Doctor's Notes on Adrenocortical Carcinoma
Adrenocortical carcinoma is a relatively rare disease in which malignant (cancer) cells form tumors from cells in the outer layer of the adrenal gland. Signs and symptoms of adrenocortical carcinoma may include a lump in the abdomen, pain in the abdomen or back and/or a feeling of abdominal fullness. The tumor cells may or ma not secrete the following hormones: cortisol, aldosterone, testosterone, estrogen. Signs and symptoms of overproduction may be as follows:
- Cortisol – weight gain, fine hair growth, round and reddish full face, lump of fat on back of neck, deepening voice, sex organ and/or breast swelling in both sexes, muscle weakness and high sugar and blood pressure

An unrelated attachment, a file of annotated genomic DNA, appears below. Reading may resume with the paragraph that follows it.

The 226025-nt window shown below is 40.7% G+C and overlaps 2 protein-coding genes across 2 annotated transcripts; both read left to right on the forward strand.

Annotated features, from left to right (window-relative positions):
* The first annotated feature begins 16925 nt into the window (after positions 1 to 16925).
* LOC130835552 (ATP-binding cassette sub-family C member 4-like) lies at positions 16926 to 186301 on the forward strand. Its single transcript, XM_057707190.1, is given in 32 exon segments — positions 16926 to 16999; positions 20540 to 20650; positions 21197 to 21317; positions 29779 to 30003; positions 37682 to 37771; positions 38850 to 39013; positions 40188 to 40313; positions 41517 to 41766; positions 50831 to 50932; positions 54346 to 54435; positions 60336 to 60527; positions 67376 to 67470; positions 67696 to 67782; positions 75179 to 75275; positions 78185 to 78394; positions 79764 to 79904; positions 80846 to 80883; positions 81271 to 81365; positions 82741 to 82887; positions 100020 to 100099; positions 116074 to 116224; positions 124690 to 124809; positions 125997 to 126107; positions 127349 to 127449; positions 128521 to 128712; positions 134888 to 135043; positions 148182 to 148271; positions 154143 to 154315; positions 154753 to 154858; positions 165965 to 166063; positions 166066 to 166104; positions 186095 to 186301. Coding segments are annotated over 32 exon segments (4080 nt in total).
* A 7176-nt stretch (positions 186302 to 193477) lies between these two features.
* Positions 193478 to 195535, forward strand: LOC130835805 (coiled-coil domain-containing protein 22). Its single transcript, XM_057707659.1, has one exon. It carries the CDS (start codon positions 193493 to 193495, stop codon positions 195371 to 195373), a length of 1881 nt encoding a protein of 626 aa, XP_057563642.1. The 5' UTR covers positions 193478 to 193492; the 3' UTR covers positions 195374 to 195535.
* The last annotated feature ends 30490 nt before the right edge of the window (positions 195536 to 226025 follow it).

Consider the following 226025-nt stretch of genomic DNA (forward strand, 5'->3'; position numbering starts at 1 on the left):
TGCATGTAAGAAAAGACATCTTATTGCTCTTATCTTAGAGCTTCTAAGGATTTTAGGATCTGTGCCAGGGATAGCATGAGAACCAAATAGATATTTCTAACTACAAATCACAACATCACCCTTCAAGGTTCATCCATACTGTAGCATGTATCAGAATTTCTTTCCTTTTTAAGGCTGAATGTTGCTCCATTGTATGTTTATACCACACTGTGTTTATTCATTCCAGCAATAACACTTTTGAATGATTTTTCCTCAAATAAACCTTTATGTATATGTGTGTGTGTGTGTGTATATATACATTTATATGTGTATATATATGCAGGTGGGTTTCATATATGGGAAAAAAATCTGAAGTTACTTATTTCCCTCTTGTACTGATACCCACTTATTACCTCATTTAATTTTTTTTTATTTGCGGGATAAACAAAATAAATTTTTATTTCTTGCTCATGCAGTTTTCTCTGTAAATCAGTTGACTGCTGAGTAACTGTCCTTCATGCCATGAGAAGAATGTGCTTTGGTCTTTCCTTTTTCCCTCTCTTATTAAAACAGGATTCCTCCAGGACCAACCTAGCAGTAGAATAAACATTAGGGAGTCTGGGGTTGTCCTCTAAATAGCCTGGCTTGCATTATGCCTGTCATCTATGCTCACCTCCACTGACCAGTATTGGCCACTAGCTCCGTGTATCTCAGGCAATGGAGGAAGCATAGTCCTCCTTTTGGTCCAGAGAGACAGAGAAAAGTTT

- Aldosterone – high blood pressure, feeling thirsty, frequent urination, muscle weakness or cramps
- Testosterone – Men usually have no symptoms, but in women, facial hair (and/or back, arms), acne, balding, no periods and voice deepening
- Estrogen – in women, irregular periods, vaginal bleeding in post-menopause and weigh gain; in men, breast growth, lower sex drive and impotence
The exact cause of adrenocortical carcinoma is not known. Risk factors related to developing adrenocortical carcinoma include having the following hereditary diseases: Li-Fraumeni syndrome, Beckwith-Wiedemann syndrome and Carney complex.
Kasper, D.L., et al., eds. Harrison's Principles of Internal Medicine, 19th Ed. United States: McGraw-Hill Education, 2015.